9. That's not really how the whole standing on the shoulders of giants things really works. One of the things that made GR compelling was that it both explained the precession of the the perihelion of Mercury and gave the same answers as the Newtonian synthesis in situations where the metric could be approximated as flat. Newton was the ultimate badass. The George Washington of physics. <Language advisory> </Language advisory>
  10. Bland Unsight

    A Goodbye To All That Buy To Let

    Another thing that there's some suggestive evidence of is a geographical component to these flows, i.e. leveraged landlords are being driven out of London and the South East by the interaction of low yields and section 24/PRA SS13/16 but rather than just closing off their leveraged bets on property they are reinvesting the money in other geographical markets which presently have higher yields. Hence, for illustration purposes, you could have 16k disposals a month of BTLs from London and the South East. The sale proceeds of 6.5k of those are reinvested in other parts of the country and there are 5.5k new loans for purchase (again mainly being invested outside London) and as a result the net change is 4k/month decrease in the PRS in aggregate but money is flowing out of London at a much greater rate.
  11. Oops.. Link Still, can't go wrong with bricks and mortar.
  12. Bland Unsight

    A Goodbye To All That Buy To Let

    Worth pointing out that the line that there are "4,000 rental homes are being sold off by landlords each month" as per the Which report is slightly careless way of saying what's going on. That's the net change in the PRS but other contributory flows include landlords selling to landlords (no net change), landlords purchasing additional buy-to-lets and owner occupiers becoming landlord by taking out buy-to-let mortgages on homes that were previously their residence. Hence it could be that there are 8,000 disposals and 4,000 additions, giving a net change of 4,000. And of course, this is the entire PRS of which only about half is held on a buy-to-let mortgage.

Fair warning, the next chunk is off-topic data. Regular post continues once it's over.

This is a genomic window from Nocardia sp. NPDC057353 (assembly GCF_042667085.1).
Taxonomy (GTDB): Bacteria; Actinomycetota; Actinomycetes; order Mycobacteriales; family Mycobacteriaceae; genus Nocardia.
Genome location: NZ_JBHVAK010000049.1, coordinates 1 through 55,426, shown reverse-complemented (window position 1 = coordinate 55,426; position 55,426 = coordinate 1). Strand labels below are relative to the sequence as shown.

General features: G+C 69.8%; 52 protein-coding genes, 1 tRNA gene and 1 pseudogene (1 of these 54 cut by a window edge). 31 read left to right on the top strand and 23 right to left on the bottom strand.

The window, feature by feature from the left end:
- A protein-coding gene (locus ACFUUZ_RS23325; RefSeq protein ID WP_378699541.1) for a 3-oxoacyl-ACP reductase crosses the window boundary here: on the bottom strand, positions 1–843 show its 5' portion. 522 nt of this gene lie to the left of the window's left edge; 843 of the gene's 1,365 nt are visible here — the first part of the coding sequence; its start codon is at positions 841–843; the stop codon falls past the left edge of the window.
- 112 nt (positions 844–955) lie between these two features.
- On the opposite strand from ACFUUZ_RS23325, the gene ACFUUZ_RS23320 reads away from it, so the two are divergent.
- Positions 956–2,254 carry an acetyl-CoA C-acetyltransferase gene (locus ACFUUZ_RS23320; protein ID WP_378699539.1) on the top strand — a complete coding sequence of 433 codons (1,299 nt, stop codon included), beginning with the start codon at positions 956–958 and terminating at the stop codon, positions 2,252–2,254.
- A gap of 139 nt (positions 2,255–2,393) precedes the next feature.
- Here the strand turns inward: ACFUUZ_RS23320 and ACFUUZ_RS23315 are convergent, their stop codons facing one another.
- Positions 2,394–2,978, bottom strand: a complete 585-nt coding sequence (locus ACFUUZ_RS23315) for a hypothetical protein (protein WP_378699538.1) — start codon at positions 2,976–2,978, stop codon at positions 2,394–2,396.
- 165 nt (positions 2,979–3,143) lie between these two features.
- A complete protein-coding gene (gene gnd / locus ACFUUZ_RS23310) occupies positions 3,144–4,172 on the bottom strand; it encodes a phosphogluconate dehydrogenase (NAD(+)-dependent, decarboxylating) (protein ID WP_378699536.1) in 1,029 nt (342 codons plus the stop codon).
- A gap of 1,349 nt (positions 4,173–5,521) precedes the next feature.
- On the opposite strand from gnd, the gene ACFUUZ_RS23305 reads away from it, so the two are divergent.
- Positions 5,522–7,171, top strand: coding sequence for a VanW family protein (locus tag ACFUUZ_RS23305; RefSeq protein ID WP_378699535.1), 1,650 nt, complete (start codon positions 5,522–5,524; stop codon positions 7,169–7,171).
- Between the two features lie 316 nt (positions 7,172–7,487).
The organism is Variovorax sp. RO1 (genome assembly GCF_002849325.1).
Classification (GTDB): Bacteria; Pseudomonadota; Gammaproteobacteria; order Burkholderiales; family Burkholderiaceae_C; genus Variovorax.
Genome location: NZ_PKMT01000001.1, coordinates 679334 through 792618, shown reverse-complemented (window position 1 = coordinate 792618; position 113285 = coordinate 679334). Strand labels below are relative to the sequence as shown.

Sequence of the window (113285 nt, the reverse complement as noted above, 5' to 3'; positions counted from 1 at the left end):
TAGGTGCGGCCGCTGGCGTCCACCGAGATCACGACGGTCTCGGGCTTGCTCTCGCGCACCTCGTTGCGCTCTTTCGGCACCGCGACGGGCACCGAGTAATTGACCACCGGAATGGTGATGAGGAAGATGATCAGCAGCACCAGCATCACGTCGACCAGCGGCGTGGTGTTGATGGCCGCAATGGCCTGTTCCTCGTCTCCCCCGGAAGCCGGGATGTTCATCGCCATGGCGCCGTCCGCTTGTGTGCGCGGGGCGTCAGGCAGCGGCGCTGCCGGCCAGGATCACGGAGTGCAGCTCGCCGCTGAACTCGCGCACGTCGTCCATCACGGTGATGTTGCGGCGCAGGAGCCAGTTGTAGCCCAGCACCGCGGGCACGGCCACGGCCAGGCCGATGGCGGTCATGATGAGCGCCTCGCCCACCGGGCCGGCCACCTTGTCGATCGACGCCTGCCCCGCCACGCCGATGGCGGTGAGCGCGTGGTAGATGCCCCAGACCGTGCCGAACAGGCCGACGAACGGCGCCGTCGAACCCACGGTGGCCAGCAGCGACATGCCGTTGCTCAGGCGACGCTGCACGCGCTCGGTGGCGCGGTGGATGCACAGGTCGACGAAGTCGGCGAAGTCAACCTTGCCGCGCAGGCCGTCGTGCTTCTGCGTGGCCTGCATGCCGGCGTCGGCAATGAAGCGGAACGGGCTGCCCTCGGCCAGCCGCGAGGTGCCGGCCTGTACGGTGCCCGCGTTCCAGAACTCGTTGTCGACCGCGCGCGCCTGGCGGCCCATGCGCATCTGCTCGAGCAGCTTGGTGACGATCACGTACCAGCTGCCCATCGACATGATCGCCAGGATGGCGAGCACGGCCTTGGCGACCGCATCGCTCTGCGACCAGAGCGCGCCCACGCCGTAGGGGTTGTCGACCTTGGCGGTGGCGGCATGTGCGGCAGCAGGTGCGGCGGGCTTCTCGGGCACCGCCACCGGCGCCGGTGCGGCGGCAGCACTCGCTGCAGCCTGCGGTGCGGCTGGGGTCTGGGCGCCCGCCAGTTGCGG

13. Bland Unsight

    A Goodbye To All That Buy To Let

    It looks to me like it's rather belated reporting of the data released back in May and referenced here on this thread in this post a couple of pages back: The numbers tally exactly - EHS figures for the PRS in that data were 4,832k and 4,876k for 2016 and 2017. The difference between them (given the four s.f. in the EHS data) is 46k which is exactly the figure some enterprising churnalist has got for the net change in the stock. Of course that means the 4,000/month figure describes how the sector was selling off between 1 March 2016 and 31 March 2017 and the possibility exists that the rate of disposals at the time that the Mr Maunder is writing (August 2018, about 17 months later) could be significantly different.
  14. The level of ignorance often on display on both PovertyLater and PovertyTribes is shocking. The really crazy thing about that quote is this bit; "There will now not be any tax relief but with the tax credit against interest". Back in the day, when they were first arguing against section 24, some of the better informed landlords correctly pointed out that it was spin to call section 24 a restriction of "finance cost relief for individual landlords" as the government have been doing because the process actually had three steps to it Section 24 changes the way in which taxable income is calculated Section 24 then introduces a relief that did not previously exist Between 2017 and 2021, as it tapers in, section 24 restricts the relief created in section 24 Hence the muppet from PovertyTribes is completely wrong - there was no relief relating to mortgage interest until section 24 introduced one and what they are calling a "tax credit against interest" is the bloody relief